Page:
The best way of getting rid of the algae is by depriving it of the nutrients that it so badly needs to survive; also, partial water changes will help get rid of the menace. The Otocinclus Catfish, the plecostomus and the yellow tangs will be a great addition to your aquarium and will help get rid of the brown algae.  

4. Green aquarium algae 

Green aquarium algae

The Green aquarium algae is a nightmare for the aquarium owners, it loves to inhabit the freshwater tanks and turns its pea soup green. The aquarium algae does not have an appealing look, but will not harm your fish. Replication is super fast, as it derives energy from photosynthesis, it is a single-celled organism. 

Too much lighting or nutrients in the aquarium will lead to a spike in the growth of the algae. Also, too much fertilizer and a rise in ammonia levels will lead to the development of the green aquarium algae. Also don’t overfeed your fish and fail to change the water, because when it becomes too toxic then the green aquarium algae will be your guest. 

Getting rid of it is not easy as well because it is a single-celled organism thus reproduces rather fast, so the best thing would be to use a UV sterilizer or just deny your tank light for a week or more. You can also introduce snails and shrimps to help minimize their growth.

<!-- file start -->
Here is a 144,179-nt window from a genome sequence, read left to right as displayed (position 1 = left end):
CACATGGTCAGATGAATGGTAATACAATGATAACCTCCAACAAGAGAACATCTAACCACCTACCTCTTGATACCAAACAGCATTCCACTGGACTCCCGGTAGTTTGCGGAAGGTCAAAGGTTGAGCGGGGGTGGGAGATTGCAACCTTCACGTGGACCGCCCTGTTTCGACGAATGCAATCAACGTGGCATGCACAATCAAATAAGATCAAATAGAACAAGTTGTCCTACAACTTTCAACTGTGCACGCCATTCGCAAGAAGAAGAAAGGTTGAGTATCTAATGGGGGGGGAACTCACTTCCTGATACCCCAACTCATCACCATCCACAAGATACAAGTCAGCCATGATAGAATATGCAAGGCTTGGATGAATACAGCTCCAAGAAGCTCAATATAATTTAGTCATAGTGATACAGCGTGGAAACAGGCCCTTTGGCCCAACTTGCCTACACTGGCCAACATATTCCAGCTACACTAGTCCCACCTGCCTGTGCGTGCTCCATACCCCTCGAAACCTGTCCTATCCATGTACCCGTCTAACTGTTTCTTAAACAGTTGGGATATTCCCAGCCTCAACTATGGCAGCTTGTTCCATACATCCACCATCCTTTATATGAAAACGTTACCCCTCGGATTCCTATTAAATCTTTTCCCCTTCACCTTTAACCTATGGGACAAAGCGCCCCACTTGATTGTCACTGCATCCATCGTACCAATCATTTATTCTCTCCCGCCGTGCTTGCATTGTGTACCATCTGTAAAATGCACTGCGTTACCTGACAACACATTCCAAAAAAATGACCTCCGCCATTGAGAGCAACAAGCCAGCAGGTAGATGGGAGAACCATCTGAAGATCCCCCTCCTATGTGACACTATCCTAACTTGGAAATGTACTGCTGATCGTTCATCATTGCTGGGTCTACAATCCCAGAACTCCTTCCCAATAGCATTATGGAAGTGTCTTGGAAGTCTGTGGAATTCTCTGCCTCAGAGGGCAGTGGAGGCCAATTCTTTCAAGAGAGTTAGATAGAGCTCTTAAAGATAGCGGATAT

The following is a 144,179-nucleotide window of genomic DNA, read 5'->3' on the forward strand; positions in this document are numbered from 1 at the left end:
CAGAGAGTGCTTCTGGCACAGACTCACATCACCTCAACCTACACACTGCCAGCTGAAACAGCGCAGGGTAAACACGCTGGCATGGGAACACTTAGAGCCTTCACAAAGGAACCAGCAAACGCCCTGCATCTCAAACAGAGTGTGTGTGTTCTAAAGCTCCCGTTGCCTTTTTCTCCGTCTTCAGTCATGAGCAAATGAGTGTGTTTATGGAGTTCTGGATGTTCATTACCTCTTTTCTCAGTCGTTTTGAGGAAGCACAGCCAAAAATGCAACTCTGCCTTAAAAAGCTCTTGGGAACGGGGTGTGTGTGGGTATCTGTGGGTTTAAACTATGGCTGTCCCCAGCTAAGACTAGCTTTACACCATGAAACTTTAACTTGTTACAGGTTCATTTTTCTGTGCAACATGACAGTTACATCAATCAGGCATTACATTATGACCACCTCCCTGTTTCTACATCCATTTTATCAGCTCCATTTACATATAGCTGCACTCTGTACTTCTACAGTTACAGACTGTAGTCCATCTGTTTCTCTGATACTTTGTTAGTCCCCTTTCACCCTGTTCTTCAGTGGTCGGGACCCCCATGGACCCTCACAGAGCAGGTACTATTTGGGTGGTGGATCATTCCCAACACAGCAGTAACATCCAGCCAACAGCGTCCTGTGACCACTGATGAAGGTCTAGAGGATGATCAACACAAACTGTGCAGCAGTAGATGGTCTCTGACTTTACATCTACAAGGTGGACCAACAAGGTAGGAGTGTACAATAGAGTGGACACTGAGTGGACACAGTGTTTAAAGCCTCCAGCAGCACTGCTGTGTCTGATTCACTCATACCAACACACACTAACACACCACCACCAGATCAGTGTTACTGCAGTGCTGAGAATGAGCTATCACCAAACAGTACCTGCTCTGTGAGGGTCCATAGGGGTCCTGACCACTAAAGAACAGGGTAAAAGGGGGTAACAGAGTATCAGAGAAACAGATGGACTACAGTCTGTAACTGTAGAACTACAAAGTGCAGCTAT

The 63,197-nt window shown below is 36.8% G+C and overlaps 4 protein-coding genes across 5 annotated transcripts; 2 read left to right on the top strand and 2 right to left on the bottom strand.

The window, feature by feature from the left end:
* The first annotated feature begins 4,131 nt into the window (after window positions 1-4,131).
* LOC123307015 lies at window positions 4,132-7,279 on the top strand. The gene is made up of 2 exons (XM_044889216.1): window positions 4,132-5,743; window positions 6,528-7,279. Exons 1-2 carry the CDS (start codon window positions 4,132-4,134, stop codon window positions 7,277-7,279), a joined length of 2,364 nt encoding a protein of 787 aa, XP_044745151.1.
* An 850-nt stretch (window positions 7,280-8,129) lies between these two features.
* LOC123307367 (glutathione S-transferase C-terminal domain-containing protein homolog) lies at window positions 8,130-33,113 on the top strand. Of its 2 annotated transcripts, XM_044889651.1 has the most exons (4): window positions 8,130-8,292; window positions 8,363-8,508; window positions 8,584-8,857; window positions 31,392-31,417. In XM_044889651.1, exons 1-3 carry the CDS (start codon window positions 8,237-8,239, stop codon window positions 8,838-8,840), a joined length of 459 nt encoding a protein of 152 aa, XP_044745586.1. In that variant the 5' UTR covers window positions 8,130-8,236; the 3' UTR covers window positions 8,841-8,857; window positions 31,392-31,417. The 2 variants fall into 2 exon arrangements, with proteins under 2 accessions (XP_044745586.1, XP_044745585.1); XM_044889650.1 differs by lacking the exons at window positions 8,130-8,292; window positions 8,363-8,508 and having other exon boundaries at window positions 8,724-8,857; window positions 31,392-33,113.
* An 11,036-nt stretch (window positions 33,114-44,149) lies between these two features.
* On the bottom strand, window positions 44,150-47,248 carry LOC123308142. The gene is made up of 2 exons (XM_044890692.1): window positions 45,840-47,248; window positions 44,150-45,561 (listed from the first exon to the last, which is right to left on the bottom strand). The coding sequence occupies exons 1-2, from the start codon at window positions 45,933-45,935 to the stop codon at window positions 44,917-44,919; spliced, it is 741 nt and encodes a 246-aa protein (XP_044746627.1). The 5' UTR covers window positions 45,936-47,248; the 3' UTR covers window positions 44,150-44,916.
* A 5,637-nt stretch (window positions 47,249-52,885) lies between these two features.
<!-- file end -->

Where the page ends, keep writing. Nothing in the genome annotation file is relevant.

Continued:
5. Fuzz Algae

Fuzz Algae

Fuzz algae normally occur in new tanks that don’t have the right balance of nutrients. The first step in managing algae is to test your aquarium for the presence of nutrients and CO2 and then tweak accordingly. If the fuzz is allowed to dominate your aquarium then your plants will have to compete with the algae for resources. 

Other methods that you can use is by deploying the Amano shrimp, the Otocinclus fish, the black mollies, and the Bristlenos plecos to help deal with the menace. 

6. Oedogonium algae

Oedogonium algae

Oedogonium can be a free floating algae but most of the time it will attach itself to the plants in your aquarium. To avoid having problems with the algae it would be best if you ensure that nutrients and CO2 levels are not kept too low. 

There are also some aquatic animals that will help you get rid of the algae such as the Mollie, the Rosy Barbs and the Amano Shrimps.

7. Rhizoclonium Algae

Rhizoclonium Algae
Spirogyra. Fine, slimy and ivy-duckweed. Whitchurch canal. Dec-82. Lower reaches is coarser. Rhizoclonium at upper end

The rhizoclonium algae are characteristic of green hair-like strands that are also slimy. Failure to provide enough nutrients, or if your aquarium has a poor water circulation system then you are slowly inviting the algae. Low levels of CO2 have also been determined to encourage its growth; to get rid of the algae you could get the Amano shrimp as it loves to feed on it. 

Another method is to overdose the aquarium tank with Easy Carbo or Excel to help get rid of the algae.